Petit adds that Servant should also have told Colin about the row in Valparaiso, when Pompallier turned on the Picpus Fathers because he felt they did not show proper respect for his hierarchical dignity. Colin should know and perhaps straighten things with the Picpus administration. They may well be unhappy anyway with the fact that their ship has been sold. Who knows, he adds, when they will get their money, and if they will get all they are entitled to. In any case, apart from Pompallier, we got along very well with the Picpus men and we all have the highest regard for them.

While he disagrees with Servant that a disproportionate part of the money is spent on Kororareka, he supports his observations on the way the bishop handles money. Two months after selling the Reine de Paix Pompallier paid an untrustworthy trader 2500 francs for Chevron and Attale to travel to Wallis and Futuna. For each day spent at these islands he will have to pay another 250 francs. For his present trip, on what Petit calls a ramshackle and dangerous little ship, he is paying the owner an exorbitant 1250 francs per month, enough, as Petit had pointed out in an earlier letter, to buy the thing in less than six months.[6]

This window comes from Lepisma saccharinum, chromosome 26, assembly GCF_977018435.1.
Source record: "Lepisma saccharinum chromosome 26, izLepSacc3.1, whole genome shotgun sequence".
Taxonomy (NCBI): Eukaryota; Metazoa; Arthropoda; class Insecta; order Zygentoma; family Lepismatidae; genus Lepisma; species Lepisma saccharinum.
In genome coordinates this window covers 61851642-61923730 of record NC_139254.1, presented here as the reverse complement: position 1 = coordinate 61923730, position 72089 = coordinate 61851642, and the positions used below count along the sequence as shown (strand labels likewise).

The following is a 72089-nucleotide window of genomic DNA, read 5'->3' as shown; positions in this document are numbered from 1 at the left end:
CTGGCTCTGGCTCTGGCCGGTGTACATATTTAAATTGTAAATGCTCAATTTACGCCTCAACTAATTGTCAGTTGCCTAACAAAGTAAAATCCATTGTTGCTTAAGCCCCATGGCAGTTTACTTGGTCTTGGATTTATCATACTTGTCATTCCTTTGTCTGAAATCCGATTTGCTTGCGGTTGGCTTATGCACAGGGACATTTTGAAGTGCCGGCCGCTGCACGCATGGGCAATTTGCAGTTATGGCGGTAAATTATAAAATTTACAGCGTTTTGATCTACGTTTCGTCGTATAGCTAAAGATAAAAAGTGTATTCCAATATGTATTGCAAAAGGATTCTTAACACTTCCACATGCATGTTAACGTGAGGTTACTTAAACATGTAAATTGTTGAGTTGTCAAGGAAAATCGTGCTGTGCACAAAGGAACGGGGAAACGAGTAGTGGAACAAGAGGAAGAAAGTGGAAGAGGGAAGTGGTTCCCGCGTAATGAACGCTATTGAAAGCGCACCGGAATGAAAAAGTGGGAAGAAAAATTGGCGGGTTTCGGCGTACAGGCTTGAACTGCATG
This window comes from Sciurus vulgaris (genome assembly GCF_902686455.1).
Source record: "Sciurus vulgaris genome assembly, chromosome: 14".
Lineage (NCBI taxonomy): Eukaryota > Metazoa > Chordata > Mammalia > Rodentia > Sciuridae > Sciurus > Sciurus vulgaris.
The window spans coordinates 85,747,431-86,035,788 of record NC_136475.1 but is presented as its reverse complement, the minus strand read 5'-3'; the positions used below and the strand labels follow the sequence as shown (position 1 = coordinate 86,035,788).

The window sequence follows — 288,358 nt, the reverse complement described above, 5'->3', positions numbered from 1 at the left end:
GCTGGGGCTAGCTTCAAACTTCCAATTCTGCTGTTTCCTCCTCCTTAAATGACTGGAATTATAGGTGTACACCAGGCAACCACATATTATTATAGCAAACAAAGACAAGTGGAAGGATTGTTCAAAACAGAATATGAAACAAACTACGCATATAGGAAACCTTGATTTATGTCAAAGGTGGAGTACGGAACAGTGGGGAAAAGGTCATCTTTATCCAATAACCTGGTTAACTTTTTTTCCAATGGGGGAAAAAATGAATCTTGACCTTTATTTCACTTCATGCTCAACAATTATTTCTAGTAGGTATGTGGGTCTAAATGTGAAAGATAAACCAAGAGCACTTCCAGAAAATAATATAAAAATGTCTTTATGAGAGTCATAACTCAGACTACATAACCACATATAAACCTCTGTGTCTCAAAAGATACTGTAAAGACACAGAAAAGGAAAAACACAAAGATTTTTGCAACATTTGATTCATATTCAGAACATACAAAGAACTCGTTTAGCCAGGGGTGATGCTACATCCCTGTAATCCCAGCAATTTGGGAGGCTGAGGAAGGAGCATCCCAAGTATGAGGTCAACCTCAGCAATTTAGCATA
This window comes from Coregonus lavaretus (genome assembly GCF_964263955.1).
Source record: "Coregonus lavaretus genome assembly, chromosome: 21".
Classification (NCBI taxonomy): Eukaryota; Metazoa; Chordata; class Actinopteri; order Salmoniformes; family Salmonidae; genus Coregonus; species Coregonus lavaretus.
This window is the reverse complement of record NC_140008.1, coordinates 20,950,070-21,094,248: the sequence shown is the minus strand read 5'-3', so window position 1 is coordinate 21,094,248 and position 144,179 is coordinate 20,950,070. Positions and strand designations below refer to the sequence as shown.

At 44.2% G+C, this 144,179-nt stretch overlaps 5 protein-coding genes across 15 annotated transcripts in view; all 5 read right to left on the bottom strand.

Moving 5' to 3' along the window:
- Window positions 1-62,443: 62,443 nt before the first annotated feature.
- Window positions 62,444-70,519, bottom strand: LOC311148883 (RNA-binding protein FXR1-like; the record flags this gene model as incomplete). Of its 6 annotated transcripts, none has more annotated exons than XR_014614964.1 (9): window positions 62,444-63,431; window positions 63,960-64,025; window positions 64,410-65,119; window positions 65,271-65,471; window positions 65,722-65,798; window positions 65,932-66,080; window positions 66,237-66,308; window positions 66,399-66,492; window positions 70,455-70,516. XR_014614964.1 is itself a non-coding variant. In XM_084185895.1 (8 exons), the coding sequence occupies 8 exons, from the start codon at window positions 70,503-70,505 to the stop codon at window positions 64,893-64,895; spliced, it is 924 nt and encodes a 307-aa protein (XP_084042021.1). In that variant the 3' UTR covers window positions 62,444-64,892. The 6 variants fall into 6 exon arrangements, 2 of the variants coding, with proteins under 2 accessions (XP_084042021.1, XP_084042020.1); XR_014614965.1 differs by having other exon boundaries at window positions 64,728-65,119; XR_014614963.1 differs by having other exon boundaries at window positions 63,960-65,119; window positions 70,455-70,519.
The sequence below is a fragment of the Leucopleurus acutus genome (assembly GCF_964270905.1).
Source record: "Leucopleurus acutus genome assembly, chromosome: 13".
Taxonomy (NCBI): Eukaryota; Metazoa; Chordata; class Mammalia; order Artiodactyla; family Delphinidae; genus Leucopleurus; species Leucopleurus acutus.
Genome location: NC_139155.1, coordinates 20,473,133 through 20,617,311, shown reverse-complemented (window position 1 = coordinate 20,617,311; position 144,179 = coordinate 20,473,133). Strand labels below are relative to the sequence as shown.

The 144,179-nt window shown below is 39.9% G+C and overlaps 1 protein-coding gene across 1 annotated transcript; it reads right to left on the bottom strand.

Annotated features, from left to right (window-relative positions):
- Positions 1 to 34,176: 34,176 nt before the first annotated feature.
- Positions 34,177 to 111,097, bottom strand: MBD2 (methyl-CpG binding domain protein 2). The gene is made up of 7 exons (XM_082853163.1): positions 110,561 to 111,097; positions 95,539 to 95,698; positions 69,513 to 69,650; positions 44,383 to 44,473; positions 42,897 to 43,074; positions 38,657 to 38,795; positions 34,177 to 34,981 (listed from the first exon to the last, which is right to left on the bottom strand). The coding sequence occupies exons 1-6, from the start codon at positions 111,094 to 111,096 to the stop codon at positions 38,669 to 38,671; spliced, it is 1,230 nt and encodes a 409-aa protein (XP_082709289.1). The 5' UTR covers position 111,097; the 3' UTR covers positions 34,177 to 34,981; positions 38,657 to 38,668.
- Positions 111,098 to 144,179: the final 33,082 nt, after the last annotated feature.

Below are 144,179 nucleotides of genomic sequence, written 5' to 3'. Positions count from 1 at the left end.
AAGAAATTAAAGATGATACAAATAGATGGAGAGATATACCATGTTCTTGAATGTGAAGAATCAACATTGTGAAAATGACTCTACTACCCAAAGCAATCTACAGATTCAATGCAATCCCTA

The bishop is a pushover for any smooth talking scoundrel around. Recently some character asked for a loan of £150. Pompallier called me in, writes Petit, and asked me in the presence of the fellow if I agreed! And that was not the first time he did something like it.
‘I do not want to go further into matters such as the loans the bishop makes, or advance payments to dishonest men who know how to get him to agree with flattering talk, or his rash agreement to proposals by clever and greedy fellows who know that they can get whatever they want’.[7]

In the end, he is happy to ascribe the problems with the bishop to his extraordinary zeal and his kindliness. And, like Servant and Viard, he praises Pompallier’s endless patience with the Maoris that, he says, he has often admired.

Petit is also prepared to propose solutions. He knows from the latest arrivals that Colin is thinking already of a second vicariate. He supports that plan. When a second vicariate in Oceania is erected, he proposes, the Society should open a procure in Sydney with a procurator. This procurator could at the same time be the higher superior for the missionaries and all Marists should be free to write to him in sealed letters as if he were the superior general. The subsidies from the Propagation of the Faith should not go directly to the bishops but to the Society. The procurator can divide the funds under the responsibility of the superior general according to needs.

Contrary to what you may have heard, he tells Colin, there are no problems with having a house in Sydney. From the priests who stayed with Archbishop Polding we know that he would be happy to have us. Some people (read Pompallier!) oppose it for fear the Society would be asked to take up work in Australia.